Shahabi who is a board member and the treasurer of the Tehran public bus company union, insists that his 986 day sentence should be repealed. He has vowed to go on another hunger strike if his demands are not met.
Many international Labor organizations, including International Trade Union Confederation (ITUC) and International Union of Industrial Workers have called upon the Islamic Republic officials to help release Shahabi.
ITUC’s Secretary-General, Sharon Burrow, while referring to what she described as years of torture and inappropriate treatment of Shahabi behind bars, reiterated, “[Reza] the labor rights activist was on medical furlough but Tehran’s prosecutor-general refused to extend his parole.”
Protesting the inhumane situation and injustice against Shahabi, Burrow wrote in a letter to President Hassan Rouhani, “Leaving Reza Shahabi behind bars is against Iran’s international commitments, which prohibit detaining labor activists who are peacefully campaigning for workers’ rights”.
The Secretary-General of the International Industrial Workers’ Union, Walter Sanchez has also written a letter to Rouhani warning him, “Years of imprisonment, torture and mistreatment during interrogations have alarmingly deteriorated Reza Shahabi’s health”.
Citing Hossein Habibi, ILNA reported, “Shahabi’s initial charge was attempting to launch an illegal entity, whereas, what he did was in accordance with Article 26 of the Islamic Republic’s Constitution, stipulating that defending labor rights is quite lawful”.
Article 26 of the Islamic Republic’s Constitution explicitly stipulates, “The formation of parties, societies, political or professional associations, as well as religious societies, whether Islamic or pertaining to one of the recognized religious minorities, is permitted provided they do not violate the principles of independence, freedom, national unity, the criteria of Islam, or the basis of the Islamic republic”.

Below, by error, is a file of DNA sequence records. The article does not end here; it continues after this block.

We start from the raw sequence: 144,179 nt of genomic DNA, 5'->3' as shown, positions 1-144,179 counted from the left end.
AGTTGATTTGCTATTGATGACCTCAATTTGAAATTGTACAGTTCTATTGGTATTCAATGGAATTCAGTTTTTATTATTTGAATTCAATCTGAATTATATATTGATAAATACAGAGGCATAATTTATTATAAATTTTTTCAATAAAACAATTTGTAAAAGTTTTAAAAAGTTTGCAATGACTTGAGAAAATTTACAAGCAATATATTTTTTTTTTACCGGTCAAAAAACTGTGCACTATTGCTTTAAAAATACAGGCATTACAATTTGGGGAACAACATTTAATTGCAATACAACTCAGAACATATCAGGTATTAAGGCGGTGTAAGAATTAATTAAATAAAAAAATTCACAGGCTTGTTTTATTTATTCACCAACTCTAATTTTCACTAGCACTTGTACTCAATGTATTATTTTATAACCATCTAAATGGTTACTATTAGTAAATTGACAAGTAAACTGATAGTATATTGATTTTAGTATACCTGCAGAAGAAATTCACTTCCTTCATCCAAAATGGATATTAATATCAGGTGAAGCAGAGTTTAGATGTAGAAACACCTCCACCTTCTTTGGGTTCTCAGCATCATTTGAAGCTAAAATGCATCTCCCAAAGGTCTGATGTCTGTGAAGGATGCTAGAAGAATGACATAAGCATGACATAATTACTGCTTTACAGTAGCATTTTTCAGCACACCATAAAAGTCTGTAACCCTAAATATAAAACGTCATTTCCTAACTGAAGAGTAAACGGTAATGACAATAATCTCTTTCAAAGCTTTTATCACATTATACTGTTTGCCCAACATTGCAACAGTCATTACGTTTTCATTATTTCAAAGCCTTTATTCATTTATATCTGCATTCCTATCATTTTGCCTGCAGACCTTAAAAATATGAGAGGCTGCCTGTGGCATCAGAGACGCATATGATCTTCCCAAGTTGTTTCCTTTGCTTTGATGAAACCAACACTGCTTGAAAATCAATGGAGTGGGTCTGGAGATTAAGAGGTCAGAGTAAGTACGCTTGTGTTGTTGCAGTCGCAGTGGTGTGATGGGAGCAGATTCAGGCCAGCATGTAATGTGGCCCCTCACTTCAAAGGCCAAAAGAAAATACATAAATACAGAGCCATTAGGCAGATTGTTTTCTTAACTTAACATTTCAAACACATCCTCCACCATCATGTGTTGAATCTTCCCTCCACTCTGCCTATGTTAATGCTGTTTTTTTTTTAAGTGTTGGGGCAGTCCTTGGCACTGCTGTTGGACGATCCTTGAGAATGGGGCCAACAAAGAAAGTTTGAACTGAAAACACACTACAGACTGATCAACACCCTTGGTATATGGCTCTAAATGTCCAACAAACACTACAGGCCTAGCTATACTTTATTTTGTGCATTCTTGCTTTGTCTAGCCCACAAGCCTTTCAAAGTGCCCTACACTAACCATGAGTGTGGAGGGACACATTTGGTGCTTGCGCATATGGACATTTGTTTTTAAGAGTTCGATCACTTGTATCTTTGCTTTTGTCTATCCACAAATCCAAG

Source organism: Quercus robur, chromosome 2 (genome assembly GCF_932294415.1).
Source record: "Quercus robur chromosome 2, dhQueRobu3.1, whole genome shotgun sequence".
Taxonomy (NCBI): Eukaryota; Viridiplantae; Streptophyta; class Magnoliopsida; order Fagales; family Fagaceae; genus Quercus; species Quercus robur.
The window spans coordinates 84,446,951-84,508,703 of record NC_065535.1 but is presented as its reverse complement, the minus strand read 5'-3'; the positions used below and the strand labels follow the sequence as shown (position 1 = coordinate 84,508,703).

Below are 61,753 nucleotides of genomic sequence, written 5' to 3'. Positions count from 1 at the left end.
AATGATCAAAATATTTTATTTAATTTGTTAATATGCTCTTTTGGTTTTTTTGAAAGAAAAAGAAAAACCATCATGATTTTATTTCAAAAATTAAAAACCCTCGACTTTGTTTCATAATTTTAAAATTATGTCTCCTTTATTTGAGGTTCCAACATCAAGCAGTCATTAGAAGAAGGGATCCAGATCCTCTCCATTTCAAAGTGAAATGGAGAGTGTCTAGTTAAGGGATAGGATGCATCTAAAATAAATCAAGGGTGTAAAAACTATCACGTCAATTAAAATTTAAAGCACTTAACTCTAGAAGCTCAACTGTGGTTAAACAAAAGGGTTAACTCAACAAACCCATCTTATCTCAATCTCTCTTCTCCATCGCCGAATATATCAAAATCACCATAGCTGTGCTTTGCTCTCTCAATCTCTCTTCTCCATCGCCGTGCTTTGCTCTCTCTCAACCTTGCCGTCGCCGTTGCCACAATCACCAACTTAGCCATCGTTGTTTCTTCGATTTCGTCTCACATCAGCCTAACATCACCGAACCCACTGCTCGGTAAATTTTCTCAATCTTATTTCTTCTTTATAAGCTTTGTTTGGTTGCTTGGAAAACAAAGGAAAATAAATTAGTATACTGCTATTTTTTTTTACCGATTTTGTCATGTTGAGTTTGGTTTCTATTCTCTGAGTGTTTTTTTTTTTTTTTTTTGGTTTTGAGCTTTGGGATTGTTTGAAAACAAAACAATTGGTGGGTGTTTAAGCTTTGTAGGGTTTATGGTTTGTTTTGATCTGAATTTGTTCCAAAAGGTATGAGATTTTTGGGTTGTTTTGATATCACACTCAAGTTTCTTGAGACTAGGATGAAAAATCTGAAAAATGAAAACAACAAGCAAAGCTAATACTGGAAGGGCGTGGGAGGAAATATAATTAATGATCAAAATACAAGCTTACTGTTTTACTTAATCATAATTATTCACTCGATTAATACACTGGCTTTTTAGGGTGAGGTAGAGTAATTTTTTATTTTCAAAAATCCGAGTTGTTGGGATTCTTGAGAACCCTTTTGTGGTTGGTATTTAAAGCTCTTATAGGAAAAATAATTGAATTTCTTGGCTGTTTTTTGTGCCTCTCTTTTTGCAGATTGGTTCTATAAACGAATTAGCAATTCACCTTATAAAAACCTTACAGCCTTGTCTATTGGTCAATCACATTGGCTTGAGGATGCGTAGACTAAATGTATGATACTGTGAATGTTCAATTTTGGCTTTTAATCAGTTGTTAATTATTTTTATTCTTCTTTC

It also insists, “No one may be prevented from participating in the aforementioned groups, or be compelled to participate in them”.
Meanwhile, Hossein Habibi has bitterly demanded’ “Why the judiciary does not take any action toward maintaining labor rights?”
Furthermore, he has asserted that, regarding Reza Shahabi’s poor health, the Center for Coordinating Islamic Councils expects his legal case reviewed as soon as possible.
Outspoken Daughter Of Slain Iranian Dissidents Going On Trial For 'Spreading Propaganda'
The murders of Parastou Forouhar's parents were pinned on Iran's Intelligence Ministry. Now, the same ministry is going after the artist for speaking out about their deaths and her alleged ties by extension to a scandal over an activist who was photographed drinking wine.
Forouhar will go on trial on November 25, three days after the 19th anniversary of the deaths of her parents, Dariush and Parvaneh Forouhar. The two political activists and dissidents were stabbed to death in their Tehran home in November 1998 in a killing that officials later blamed on rogue intelligence agents, despite suggestions otherwise.
Their deaths were part of a series of extrajudicial killings of Iranian dissidents and intellectuals that later came to be known as the "Chain Murders of Iran."
Authorities said the agents responsible for the killings had acted "arbitrarily." An investigative journalist and activists suggested that senior officials had authorized the killings, however.
Forouhar, an artist based in Germany who travels to Tehran every fall to hold a memorial service for her parents, has suggested that she's being pressured over her efforts to keep her parents' memories alive, as well as her calls for justice.
The charges against Forouhar include "spreading propaganda against the [Iranian] establishment," which she says stems from her interviews and attempts at raising awareness about the killings.
"The [Intelligence Ministry] charged me with 'propaganda against the state' because they said I gave interviews [to foreign media] and condemned the security establishment for murdering my parents," Forouhar told the New York-based Center For Human Rights In Iran last week.